“We were sitting around my living room saying ‘If you do it, I’ll do it,’” Van Dyke says. He later recruited Steven Gomez, former Nike global brand president, as Nau’s board chair. In addition to facing the unknowns of a startup, they were wrestling with conflicting realities: The world didn’t need another clothing company, but the clothing world did need some serious reform. In the end, Van Dyke says, they decided only a company built from scratch could drive that reform.
“There’s this new activism going on — that in business and technology, we are going to find the solutions to today’s problems,” says Van Dyke, who ran a sustainability consulting company with Zilligen before jumping to Nau. “Instead of chaining yourself to a tree, I’d like us to find a business reason to not cut it down.”
A key element of the Nau business model is the eco-credentials of its clothing line. The company developed 30 new materials with suppliers including polylactic acid, a corn-based compound that will substitute for nylon and polyester, two petroleum-based clothing staples that didn’t meet Galbraith’s no-new-oil standard for Nau materials. The company also worked with garment industry collective Organic Exchange to source organic cotton with longer fiber lengths to allow use in higher-end clothing.
“We had a lot of personal relationships with suppliers to draw on and they’ve been willing to assume some risk with new materials,” says Zilligen. (Nau has also promised to have its contract factories across Asia and around the world audited by third parties.) “Some suppliers also recognize there’s a wider market out there for these goods.”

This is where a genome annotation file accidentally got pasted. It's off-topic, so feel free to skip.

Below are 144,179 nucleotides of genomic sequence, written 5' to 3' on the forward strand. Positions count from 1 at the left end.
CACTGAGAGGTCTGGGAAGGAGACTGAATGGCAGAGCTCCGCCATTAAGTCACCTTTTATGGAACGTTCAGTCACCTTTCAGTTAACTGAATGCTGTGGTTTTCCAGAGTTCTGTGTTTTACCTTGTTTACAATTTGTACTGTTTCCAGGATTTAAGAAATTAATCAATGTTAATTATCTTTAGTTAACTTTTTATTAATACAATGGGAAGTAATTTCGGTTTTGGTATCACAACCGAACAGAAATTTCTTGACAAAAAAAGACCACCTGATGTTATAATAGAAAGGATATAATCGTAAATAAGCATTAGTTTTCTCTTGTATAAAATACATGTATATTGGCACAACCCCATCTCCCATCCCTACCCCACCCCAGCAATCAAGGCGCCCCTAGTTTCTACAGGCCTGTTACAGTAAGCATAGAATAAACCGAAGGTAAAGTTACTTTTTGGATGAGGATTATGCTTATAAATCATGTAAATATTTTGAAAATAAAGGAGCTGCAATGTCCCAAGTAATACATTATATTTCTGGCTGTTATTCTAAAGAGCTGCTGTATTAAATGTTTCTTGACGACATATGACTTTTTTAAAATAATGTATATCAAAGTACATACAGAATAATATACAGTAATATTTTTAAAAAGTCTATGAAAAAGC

In the company’s 2,000-square-foot “webfront” stores, to be built to LEED building standards, customers will be asked to size up and try on the company’s sleek hybrid line of outdoor and casual wear. Nau will offer a 10% discount if customers use computer terminals in the store or at home to purchase the item and have it sent from a Portland warehouse to the customer’s home. Bypassing independent retailers and selling directly to consumers improves Nau’s sales margins significantly over traditional wholesale clothing brands. Central distribution and Web sales also allow Nau to save the energy and transportation costs associated with constantly stocking stores with new inventory. But Van Dyke admits a lot of uncertainty about how customers will take to the new process and says the first stores will carry extra inventory to accommodate traditional buying habits. “After a year, we think 30% of people will take the discount and buy online but I’m not even convinced of that. We’ll see.”